Trapped In The Record Store

 

In a town with as much personality as Haven Springs, I would have loved a bit more interaction with the community. Don’t get me wrong: The town seeps into that store. Backstory told through texts on your phone let me spend more time with Gabe, Ryan, and Charlotte and put huge grins on my face. Watching the store’s hold list was equally fun, with requests making total sense. You’ll take calls from a few people, too, and the previously mentioned ads will bring to mind familiar locations, since you have to have completed True Colors to start this despite it being a prequel. That makes some sense. While knowing the events of that game aren’t really necessary to understand Steph’s journey, so much of what’s lovely about Wavelengths comes from the connections you’ve built with the town and seeing little nods to those connections.

Why then does nobody actually stop by? You’ll remember foosball games with Gabe but never see him. You’ll have phone calls with various characters, but none of them step into the store. The changes in the store and a growing holds list suggests you’re turning things around. Would it have killed the game to actually give you a few in-person customers? Throughout the four seasons, no one else ever steps inside Rocky Mountain Record Traders. The closest you come to seeing another person during the entire length of the story is a video call with an old friend, but even that’s between seasons.

 

Static On The Line

 

Wavelengths

There are also some unfortunate performance issues to deal with. Moving around the store feels fine. I never noticed any issues there. It uses the same engine as True Colors, seemingly and the main game largely had issues in more open areas. When you’re in the radio booth, though, the game moves into first-person and slows to a crawl. At times it feels like you’re looking at a slide show as you look around. Even that’s strangely inconsistent. The first season felt just awful, while the second had noticeable issues but was a big improvement. The third season felt fine, as if the issue had been solved, only for the fourth to go back to the level of the second. It’s odd as these are very simple sequences, and the room sees only minor changes between seasons.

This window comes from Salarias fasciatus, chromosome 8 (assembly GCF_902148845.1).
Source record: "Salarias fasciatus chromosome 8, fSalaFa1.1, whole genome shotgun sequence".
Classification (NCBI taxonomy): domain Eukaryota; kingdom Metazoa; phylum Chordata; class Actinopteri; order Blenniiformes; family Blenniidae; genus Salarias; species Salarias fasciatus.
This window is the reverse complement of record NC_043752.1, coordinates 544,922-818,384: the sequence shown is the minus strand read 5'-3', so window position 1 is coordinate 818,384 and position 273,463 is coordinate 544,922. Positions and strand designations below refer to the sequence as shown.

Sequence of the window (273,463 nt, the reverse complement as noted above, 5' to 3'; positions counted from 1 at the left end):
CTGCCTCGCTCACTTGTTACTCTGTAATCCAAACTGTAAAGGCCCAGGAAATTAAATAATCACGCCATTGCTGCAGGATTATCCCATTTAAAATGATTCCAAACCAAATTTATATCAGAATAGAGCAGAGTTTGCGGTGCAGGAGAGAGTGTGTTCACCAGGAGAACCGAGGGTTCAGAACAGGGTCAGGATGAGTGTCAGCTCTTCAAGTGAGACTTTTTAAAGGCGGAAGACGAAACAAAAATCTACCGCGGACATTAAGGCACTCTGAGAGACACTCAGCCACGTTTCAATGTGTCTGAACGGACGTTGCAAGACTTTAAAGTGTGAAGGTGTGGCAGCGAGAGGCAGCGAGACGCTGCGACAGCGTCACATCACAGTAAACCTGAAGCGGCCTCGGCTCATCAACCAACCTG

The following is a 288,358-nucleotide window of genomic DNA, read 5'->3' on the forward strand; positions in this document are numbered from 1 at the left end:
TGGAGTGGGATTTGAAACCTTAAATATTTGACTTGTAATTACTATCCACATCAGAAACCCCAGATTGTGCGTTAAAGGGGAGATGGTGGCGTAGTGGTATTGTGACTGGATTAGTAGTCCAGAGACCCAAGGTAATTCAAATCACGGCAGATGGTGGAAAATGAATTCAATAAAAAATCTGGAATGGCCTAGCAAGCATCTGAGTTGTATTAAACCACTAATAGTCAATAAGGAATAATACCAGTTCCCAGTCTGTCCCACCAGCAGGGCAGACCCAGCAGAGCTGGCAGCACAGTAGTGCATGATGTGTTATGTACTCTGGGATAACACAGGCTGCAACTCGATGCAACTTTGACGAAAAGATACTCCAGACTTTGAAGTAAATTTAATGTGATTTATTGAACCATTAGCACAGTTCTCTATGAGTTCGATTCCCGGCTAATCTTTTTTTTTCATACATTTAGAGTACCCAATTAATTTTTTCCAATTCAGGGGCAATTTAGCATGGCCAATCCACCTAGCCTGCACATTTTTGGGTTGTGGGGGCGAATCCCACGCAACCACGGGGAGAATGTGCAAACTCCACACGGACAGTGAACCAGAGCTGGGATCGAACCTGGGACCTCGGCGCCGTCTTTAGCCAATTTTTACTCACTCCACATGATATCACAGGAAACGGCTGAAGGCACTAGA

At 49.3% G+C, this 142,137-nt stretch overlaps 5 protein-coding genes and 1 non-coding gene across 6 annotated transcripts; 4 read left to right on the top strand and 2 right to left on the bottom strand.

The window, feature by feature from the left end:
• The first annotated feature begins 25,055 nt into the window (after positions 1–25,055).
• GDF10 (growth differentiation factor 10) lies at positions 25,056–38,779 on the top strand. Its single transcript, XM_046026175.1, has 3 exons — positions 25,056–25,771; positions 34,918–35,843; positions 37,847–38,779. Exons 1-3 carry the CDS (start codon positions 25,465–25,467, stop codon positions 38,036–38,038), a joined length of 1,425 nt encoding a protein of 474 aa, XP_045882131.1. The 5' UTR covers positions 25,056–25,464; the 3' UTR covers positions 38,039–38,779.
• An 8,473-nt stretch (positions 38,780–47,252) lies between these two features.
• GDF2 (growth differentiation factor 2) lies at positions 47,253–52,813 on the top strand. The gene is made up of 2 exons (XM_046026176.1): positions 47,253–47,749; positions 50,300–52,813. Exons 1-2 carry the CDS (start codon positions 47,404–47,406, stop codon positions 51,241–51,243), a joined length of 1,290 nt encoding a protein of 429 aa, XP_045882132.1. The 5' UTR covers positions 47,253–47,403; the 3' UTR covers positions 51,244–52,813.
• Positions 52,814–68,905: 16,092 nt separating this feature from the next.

Conclusion

 

Life is Strange: True Colors remains one of my favorite titles of 2021. Wavelengths isn’t everything I wanted when it comes to DLC. Being able to explore Haven Springs further, or at least bringing more of Haven Springs into the record store, would have provided a more satisfying experience. Still, Steph’s story is moving and does an excellent job exploring her character. If you’re a fan of hers, you’ll absolutely want to check out Wavelengths.


Final Verdict: 3.5/5

Available on: PS5(reviewed), PS4, Xbox Series X|S, PC, Stadia; Publisher:  Square Enix; Developer: Deck Nine; Players: 1; Released: September 30th, 2021; ESRB: M for Mature; MSRP: $12.99 for Deluxe Upgrade

Full disclosure: This review is based on a Life is Strange: True Colors – Wavelengths copy provided by the publisher.

Andrew Thornton
Andrew has been writing about video games for nearly twenty years, contributing to publications such as DarkStation, Games Are Fun, and the E-mpire Ltd. network. He enjoys most genres but is always pulled back to classic RPG's, with his favorite games ever including Suikoden II, Panzer Dragoon Saga, and Phantasy Star IV. Don't worry though, he thinks new games are cool too, with more recent favorites like Hades, Rocket League, and Splatoon 2 stealing hundreds of hours of his life. When he isn't playing games he's often watching classic movies, catching a basketball game, or reading the first twenty pages of a book before getting busy and forgetting about it.